In spite of a hostile reception by critics, the film still won several awards, including a Best Supporting Actor Oscar for John Mills (as a mentally challenged villager) and for Freddy Young’s spectacular cinematography.
Mitchum ended up seeing the film as one of his better roles, and he was sorry that it was not appreciated in its time.
For me, the film’s major draws are the astonishing beauty of the Irish coast and Mitchum, who was still pretty easy on the eyes at this point in his life.
19 thoughts on “Reel Infatuation: Robert Mitchum in Ryan’s Daughter”
Very enjoyable review. You had me at “A Girl in Search of an Orgasm”!
LOL, I couldn’t resist–that’s what the movie pretty much amounts to! Thanks!
I appreciate your contrarian viewpoint, and I agree with you re: “Ryan’s Daughter”. While I don’t like this film, I really like Mitchum in it, and I don’t get why Miles’s character is so unimpressed with him. … (Hmm…now that I think of it, maybe that’s a big reason why this film isn’t one of my faves.)
However, the scenery here is beautiful and I LOVE Miles’s wardrobe.
Thanks for joining the blogathon, and thanks for reminding us that Robert Mitchum is always worth it, no matter what the rest of the film is like.
So true! Thanks for hosting!
It’s not that I don’t like long, prestige films. Oh no, don’t think that, but the idea that Robert Mitchum wasn’t the romantic lead made me scratch my head and try to raise an eyebrow. I just haven’t been able to get over that and watch the movie. A great lack I am sure in my long, prestige film education.
I know, right? If it weren’t for the stunning Irish vistas, I would have skipped right over it. 🙂
This is a side of Mitchum I’ve never seen, having never seen this film.
When I think of Mitchum, I think of tough guy roles, such as the ones he played in Out of the Past and that terrible remake of The Big Sleep.
Nice write-up! 🙂
Thank you! I think he could have played softer roles, just not one where he wasn’t the romantic lead.
Loved your humor. What a good point that it’s “almost funny watching Mitchum trying to be boring.” The man couldn’t be dull. Just not possible.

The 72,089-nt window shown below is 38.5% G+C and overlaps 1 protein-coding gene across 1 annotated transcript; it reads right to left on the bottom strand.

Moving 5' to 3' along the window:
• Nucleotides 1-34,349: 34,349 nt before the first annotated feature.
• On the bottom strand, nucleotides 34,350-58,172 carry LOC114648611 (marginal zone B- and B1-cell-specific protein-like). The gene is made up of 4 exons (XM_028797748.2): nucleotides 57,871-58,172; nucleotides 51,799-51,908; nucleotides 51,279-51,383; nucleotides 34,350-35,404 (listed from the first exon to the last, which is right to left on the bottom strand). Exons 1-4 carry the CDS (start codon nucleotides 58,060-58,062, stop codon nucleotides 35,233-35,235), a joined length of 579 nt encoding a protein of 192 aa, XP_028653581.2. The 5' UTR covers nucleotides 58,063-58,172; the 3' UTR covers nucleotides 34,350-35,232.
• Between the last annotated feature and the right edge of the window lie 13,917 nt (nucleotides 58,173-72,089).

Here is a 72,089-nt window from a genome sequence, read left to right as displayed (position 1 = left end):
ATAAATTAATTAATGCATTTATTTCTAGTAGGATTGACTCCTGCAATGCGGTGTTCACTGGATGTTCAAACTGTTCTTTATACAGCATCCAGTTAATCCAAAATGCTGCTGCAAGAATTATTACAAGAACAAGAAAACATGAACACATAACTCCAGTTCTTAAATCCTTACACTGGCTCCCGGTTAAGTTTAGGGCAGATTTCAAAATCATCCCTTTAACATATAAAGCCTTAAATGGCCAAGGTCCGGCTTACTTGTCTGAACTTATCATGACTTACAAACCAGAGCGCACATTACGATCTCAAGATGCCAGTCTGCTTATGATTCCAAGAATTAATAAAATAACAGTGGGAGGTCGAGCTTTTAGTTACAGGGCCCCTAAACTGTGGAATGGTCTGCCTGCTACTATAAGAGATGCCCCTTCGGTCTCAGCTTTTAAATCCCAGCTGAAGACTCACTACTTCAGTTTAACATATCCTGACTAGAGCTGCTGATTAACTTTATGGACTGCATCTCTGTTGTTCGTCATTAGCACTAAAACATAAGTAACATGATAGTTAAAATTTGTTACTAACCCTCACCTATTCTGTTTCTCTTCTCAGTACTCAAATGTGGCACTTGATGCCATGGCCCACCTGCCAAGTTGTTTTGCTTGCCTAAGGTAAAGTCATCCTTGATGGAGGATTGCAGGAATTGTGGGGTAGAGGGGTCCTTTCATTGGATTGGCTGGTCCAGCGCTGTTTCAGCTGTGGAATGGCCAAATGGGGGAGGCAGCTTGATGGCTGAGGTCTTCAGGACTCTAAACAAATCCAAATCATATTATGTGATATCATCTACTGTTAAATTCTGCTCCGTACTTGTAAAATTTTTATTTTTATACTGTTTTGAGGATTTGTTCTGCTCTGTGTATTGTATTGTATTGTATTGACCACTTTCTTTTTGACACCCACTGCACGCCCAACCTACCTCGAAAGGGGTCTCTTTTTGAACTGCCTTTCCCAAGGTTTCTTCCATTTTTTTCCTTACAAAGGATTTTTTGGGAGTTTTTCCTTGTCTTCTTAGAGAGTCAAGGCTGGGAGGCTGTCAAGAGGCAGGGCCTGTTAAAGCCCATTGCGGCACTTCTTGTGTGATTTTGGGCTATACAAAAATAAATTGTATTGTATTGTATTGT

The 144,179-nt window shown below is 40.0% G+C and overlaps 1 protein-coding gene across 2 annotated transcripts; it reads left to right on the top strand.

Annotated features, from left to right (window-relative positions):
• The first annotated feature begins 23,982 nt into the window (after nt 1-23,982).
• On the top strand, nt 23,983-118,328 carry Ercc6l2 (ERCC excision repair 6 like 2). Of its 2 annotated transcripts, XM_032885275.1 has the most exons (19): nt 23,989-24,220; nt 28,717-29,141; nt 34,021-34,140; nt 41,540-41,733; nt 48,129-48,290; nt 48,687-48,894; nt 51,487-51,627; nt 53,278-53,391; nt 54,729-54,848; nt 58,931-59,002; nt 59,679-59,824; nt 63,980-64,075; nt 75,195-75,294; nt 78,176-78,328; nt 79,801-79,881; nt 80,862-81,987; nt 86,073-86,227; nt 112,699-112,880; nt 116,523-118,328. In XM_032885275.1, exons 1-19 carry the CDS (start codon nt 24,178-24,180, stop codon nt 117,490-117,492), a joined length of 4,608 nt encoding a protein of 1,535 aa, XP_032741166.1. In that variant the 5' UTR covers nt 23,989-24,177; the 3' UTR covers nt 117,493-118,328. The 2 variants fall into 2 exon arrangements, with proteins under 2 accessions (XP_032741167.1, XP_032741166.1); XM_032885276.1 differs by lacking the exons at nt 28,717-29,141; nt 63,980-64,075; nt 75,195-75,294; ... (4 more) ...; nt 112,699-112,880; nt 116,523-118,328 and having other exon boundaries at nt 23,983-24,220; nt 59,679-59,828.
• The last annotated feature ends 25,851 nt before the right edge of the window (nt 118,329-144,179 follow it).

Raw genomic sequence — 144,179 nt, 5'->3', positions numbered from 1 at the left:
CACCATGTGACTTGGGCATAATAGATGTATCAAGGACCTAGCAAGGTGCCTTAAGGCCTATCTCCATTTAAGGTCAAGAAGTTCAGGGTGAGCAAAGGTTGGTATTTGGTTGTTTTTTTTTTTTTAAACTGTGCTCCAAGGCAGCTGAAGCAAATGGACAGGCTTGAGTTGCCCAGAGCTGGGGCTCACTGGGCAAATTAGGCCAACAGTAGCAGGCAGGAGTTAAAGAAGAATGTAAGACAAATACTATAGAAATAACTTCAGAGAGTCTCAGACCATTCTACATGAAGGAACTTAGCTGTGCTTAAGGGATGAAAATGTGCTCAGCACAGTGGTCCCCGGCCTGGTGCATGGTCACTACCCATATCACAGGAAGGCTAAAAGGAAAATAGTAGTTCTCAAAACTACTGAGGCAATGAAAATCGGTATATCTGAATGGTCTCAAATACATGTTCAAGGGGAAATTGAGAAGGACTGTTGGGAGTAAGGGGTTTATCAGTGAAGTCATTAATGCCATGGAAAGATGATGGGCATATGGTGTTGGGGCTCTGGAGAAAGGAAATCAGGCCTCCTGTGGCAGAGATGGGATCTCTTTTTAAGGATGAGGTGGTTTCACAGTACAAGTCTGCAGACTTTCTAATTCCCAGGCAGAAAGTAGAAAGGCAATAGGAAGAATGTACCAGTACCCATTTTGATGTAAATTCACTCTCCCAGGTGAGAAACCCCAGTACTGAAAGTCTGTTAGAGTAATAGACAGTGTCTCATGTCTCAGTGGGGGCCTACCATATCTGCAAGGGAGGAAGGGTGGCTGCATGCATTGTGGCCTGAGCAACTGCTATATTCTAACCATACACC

Agree! No matter how meh the movie, he was always interesting.
This was a really interesting review. Thanks for posting it. 😊
I have not seen this movie because someone told me what happens in it…. So, depressing, even with the Irish background. Besides, I liked Jones from his television show that I can’t remember the name of LOL
Sadly, we all know about Jones’ mental illness and drug addictions today. However, Mitchum is a hottie, and even older, sexy. It is kind of unbelievable to see Rosy not prefer him. I need to see this movie for myself. Thanks x
I hope you find it an interesting experience. 🙂 It is sad that miscasting in a high-profile film and personal problems truncated his career. I have nothing against him–he just wasn’t Robert Mitchum!
Oh I didn’t feel like you didn’t like him. I agree he was totally miscast in that film. Lean might have been trying to tap in Jones’ popularity at the time. Too bad his handlers and agent kind of failed him. It was a sad business all around….
I gasped when I saw your topic because, I too, developed a huge crush on Mitchum based on this film. You’re so right about everything, including the film’s effort to portray him as a dud. Massive fail! The soldier was the dud for sure. I never got that! Loved your post.
Thanks! I am so happy to find there are many like-minded people about this movie. I once had an argument with a friend who thought I was crazy to prefer Mitchum over Jones. 🙂
I completely agree about Mitchum. Aside from the scenery, he’s the only interesting thing about the film. And the thought of anyone being bored by him, please! How is that even possible?
Thanks so much for joining the blogathon!
Thank you for hosting! Nice to find out I’m not the only one who crushes on Mitchum instead of the other guy!
You’re welcome! I always crush on Mitchum instead of the other guy. I find it impossible not to.